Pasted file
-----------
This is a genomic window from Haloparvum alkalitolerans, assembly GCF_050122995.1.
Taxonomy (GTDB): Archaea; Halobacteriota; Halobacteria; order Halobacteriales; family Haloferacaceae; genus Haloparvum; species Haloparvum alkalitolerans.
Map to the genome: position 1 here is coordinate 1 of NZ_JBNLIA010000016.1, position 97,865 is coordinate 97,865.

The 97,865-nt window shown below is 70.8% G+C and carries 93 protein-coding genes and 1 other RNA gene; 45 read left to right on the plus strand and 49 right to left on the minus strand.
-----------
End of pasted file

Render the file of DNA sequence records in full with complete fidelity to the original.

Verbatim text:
This is a genomic window from Haloparvum alkalitolerans, assembly GCF_050122995.1.
Taxonomy (GTDB): Archaea; Halobacteriota; Halobacteria; order Halobacteriales; family Haloferacaceae; genus Haloparvum; species Haloparvum alkalitolerans.
Map to the genome: position 1 here is coordinate 1 of NZ_JBNLIA010000016.1, position 97,865 is coordinate 97,865.

The 97,865-nt window shown below is 70.8% G+C and carries 93 protein-coding genes and 1 other RNA gene; 45 read left to right on the plus strand and 49 right to left on the minus strand.